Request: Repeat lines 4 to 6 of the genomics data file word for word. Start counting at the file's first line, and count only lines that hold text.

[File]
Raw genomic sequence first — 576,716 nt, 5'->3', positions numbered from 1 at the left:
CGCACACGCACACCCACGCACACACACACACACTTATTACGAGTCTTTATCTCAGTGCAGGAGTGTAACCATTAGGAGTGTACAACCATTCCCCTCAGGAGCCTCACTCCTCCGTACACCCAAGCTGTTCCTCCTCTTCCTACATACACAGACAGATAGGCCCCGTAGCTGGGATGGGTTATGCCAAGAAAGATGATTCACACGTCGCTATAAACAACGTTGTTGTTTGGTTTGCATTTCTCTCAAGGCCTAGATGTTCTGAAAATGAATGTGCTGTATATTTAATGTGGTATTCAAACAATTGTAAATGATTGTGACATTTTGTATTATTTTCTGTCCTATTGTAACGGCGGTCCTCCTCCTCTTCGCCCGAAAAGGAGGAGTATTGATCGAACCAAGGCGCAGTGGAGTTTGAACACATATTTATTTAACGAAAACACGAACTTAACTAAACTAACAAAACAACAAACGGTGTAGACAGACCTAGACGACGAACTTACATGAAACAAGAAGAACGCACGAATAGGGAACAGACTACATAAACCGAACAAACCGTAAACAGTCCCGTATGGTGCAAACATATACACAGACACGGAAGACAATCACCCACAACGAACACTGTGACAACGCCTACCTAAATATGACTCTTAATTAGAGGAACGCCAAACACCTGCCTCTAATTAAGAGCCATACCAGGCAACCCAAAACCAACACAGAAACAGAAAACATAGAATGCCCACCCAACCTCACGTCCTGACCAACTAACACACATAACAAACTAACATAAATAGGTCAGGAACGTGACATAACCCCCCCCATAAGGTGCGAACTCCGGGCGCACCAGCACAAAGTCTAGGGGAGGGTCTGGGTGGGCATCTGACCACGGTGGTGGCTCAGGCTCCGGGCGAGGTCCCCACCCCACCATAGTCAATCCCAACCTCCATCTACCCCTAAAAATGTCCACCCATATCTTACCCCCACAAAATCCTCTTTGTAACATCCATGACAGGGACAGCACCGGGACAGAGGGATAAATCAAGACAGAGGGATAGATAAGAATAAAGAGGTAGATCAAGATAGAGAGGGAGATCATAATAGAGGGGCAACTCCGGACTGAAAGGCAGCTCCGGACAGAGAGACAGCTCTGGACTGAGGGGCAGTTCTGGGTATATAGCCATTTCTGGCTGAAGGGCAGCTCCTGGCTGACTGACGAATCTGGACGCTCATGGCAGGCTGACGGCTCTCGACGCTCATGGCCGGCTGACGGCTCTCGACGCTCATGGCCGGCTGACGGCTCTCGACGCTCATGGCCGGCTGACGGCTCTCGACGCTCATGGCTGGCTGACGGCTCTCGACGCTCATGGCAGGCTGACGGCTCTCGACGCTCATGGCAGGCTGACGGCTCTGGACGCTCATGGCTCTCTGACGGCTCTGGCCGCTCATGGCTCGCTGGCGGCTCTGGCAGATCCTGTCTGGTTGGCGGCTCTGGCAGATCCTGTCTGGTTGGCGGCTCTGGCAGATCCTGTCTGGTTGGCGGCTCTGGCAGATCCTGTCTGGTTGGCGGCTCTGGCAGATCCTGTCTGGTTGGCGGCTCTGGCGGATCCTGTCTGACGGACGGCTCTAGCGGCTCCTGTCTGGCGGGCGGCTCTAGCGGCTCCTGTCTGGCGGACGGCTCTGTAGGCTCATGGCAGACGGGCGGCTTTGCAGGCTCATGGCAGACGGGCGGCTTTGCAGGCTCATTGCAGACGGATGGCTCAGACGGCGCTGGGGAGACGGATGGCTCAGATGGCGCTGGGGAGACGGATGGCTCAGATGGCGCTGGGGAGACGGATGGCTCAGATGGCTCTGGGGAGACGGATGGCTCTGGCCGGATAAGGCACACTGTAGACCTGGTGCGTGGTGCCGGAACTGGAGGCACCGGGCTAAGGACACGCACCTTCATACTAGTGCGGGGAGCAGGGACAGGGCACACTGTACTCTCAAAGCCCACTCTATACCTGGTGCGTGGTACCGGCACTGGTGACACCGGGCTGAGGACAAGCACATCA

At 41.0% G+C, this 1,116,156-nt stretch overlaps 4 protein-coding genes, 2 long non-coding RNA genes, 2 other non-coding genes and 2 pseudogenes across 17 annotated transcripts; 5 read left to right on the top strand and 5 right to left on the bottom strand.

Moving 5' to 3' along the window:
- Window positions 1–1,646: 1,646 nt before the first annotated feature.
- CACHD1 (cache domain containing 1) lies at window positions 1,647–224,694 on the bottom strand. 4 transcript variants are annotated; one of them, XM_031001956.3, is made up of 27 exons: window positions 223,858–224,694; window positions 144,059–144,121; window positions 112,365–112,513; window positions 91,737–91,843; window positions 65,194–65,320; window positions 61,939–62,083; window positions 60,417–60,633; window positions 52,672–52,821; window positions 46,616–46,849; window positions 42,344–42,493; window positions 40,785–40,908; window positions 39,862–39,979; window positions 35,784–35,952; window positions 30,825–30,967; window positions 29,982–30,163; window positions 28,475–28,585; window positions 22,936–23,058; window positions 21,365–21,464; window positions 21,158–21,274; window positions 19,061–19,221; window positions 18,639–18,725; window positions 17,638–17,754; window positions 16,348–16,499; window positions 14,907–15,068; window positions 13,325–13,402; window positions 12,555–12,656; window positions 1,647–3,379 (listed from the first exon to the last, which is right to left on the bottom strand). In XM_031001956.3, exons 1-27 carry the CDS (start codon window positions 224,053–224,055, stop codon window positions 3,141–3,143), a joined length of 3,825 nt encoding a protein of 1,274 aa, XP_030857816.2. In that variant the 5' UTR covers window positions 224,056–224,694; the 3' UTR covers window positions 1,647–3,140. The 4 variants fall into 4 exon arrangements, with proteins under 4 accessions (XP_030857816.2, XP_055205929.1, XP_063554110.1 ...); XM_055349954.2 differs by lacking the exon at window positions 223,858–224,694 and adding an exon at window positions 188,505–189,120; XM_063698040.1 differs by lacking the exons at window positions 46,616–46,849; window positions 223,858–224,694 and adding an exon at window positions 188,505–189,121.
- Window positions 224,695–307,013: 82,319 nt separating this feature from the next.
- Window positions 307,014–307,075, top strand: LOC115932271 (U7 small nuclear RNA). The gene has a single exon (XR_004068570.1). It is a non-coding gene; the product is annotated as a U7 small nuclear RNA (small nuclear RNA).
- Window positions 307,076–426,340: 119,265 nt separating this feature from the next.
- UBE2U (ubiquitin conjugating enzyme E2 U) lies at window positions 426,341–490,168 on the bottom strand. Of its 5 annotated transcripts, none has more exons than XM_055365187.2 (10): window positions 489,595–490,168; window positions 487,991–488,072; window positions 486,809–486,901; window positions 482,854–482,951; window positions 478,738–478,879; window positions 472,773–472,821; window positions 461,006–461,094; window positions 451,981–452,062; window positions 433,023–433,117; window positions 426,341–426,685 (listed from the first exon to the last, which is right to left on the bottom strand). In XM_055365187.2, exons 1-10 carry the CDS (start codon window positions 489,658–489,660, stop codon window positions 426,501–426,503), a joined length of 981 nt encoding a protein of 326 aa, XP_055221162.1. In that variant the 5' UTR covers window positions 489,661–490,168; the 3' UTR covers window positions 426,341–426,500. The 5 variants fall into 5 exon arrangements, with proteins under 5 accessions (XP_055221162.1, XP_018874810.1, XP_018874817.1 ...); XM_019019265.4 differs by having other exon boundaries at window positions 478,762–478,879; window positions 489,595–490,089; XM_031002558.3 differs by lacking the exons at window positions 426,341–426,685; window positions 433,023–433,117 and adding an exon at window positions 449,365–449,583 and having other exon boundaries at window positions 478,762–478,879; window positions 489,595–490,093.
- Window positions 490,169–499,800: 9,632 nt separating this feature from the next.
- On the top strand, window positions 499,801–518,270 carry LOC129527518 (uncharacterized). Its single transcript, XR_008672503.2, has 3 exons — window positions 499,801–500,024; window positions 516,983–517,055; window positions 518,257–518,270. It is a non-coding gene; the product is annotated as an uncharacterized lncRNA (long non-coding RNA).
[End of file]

Moving 5' to 3' along the window:
- Window positions 1–1,646: 1,646 nt before the first annotated feature.
- CACHD1 (cache domain containing 1) lies at window positions 1,647–224,694 on the bottom strand. 4 transcript variants are annotated; one of them, XM_031001956.3, is made up of 27 exons: window positions 223,858–224,694; window positions 144,059–144,121; window positions 112,365–112,513; window positions 91,737–91,843; window positions 65,194–65,320; window positions 61,939–62,083; window positions 60,417–60,633; window positions 52,672–52,821; window positions 46,616–46,849; window positions 42,344–42,493; window positions 40,785–40,908; window positions 39,862–39,979; window positions 35,784–35,952; window positions 30,825–30,967; window positions 29,982–30,163; window positions 28,475–28,585; window positions 22,936–23,058; window positions 21,365–21,464; window positions 21,158–21,274; window positions 19,061–19,221; window positions 18,639–18,725; window positions 17,638–17,754; window positions 16,348–16,499; window positions 14,907–15,068; window positions 13,325–13,402; window positions 12,555–12,656; window positions 1,647–3,379 (listed from the first exon to the last, which is right to left on the bottom strand). In XM_031001956.3, exons 1-27 carry the CDS (start codon window positions 224,053–224,055, stop codon window positions 3,141–3,143), a joined length of 3,825 nt encoding a protein of 1,274 aa, XP_030857816.2. In that variant the 5' UTR covers window positions 224,056–224,694; the 3' UTR covers window positions 1,647–3,140. The 4 variants fall into 4 exon arrangements, with proteins under 4 accessions (XP_030857816.2, XP_055205929.1, XP_063554110.1 ...); XM_055349954.2 differs by lacking the exon at window positions 223,858–224,694 and adding an exon at window positions 188,505–189,120; XM_063698040.1 differs by lacking the exons at window positions 46,616–46,849; window positions 223,858–224,694 and adding an exon at window positions 188,505–189,121.